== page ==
Shortly after that, we'd move again.

What I wished was that there was a "dating service" where I could write down all the potentially divisive stuff and get it out of the way, and see about making friends with the "matches."

As impossible as it seems, I'm really worried about confrontations and so I'd limit myself to safe topics like... babies.

It's one thing to say "join clubs" and stuff, and probably ought to have, but again... babies.

About the only thing that didn't involve yet another impossibility to schedule and babysitter to locate was the internet.

PatCA said...

Yes, the work friend problem is tough. As Freeman said, it's the competitive environment. In my career I've listened to more than one woman in tears b/c her work BFF hurt her in some way.

Now I have friends from book club, tennis, etc. The group that produces the most free time to just hang out, like the study said, produces the strongest friends. So they're right, IMHO.

sleepless nights said...

Wasn't the road to adulthood just one long, slow recognition that you never really had number 3?

(Oh, that was just me, huh?)

sleepless nights said...

The primary way to meet new friends as an adult is through your kids. You can for a long time as a married adult in a new town and not meet that many people, but as soon as you have kids, *bam* instant community. In my experience, it is usually the wife who makes the friends and then the husbands might end up liking each other here and there.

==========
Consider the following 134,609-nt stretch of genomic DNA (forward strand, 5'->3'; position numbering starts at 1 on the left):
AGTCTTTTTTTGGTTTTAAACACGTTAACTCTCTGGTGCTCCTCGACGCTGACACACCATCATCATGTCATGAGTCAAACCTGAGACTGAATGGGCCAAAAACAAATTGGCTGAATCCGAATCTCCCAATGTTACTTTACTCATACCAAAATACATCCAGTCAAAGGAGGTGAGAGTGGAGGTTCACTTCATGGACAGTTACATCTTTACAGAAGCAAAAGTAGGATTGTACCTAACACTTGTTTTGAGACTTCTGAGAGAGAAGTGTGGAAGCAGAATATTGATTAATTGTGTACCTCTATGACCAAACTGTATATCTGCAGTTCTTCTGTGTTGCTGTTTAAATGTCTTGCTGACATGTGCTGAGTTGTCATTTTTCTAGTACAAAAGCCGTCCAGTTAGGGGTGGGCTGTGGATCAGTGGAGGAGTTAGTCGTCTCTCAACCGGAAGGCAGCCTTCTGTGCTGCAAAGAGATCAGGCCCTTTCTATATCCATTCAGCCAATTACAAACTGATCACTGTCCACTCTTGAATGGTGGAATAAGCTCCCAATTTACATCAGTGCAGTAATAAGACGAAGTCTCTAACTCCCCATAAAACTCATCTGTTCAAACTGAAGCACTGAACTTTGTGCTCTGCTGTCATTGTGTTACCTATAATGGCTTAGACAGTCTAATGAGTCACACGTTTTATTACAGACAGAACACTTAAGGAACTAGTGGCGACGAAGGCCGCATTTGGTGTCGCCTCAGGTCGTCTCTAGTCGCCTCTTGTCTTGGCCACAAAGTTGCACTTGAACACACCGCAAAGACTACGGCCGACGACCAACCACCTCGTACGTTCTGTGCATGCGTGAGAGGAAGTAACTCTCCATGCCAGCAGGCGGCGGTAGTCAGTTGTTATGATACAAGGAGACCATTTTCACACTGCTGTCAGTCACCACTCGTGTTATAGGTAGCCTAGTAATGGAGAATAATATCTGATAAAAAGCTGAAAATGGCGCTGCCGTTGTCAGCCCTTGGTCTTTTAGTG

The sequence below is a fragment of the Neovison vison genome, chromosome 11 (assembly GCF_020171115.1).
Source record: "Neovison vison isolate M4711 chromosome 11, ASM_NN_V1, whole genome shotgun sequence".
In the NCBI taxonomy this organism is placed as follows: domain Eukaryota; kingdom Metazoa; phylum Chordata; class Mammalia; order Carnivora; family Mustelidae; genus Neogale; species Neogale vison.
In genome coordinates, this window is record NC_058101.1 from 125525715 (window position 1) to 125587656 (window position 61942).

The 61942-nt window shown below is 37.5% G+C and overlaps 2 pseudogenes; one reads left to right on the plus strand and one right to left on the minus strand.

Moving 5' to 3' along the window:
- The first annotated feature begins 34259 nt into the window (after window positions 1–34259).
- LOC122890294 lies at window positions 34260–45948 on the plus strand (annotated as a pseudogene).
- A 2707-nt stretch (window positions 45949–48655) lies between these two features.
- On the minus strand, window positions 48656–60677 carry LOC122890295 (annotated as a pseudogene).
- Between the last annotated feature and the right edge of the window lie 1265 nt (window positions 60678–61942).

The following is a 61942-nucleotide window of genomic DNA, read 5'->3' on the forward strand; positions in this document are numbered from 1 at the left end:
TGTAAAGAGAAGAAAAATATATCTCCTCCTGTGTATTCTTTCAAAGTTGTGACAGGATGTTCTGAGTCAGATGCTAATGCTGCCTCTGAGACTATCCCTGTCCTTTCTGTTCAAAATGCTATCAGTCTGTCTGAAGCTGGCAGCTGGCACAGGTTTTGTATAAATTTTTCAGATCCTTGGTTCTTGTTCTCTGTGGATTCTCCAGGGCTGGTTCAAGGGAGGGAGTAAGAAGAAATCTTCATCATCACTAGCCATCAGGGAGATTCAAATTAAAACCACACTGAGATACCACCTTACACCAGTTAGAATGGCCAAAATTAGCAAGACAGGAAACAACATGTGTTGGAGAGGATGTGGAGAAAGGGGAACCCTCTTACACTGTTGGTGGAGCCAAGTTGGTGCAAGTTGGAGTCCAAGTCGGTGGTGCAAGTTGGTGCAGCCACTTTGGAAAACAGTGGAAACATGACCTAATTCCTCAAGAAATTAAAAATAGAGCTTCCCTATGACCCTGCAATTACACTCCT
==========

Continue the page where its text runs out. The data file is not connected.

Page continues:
Michael said...

When I moved to Chicago I found it very hard to make good friends at work (advertising). The competitive nature of the business, the way people job-hopped... the two best friends I made both moved to other cities in fairly short order for their careers.

The internet came to the rescue, more than anything else. Two particular interests (old movies and good food) led to online interaction which led to offline interaction (meeting people for food, attending old movie-related events like conventions-- there's a subculture of conventions for pretty much anything these days, you have to find it).

I conclude that it's harder to make friends with just anybody, but in some ways easier to turn shared interests into rapid friendship.

Doc Merlin said...

Join a tea-party group or a club of some sort.

Simon Kenton said...

Diifficulty is doubled and redoubled when you are married and are supposed to form couples friends. Bleagh!

What I've told the kids with regard to work is that people seem to think their job should

-- provide them a salary and (maybe) benefits
-- provide them a retirement
-- provide friends
-- provide a social life
-- provide wealth (cf, Enron)

The first is reasonable. The second, too, if you think of it as an opportunity to fund your own. The fifth, only if you provide the intelligence, discipline, and a fraction of your salary. The rest, no. You're there to work. That's it.

Pat said...

I was an introverted loner with only a few friends until I was 42. That all changed when I got involved in community theatre. You get all three conditions in spades.

PatD said...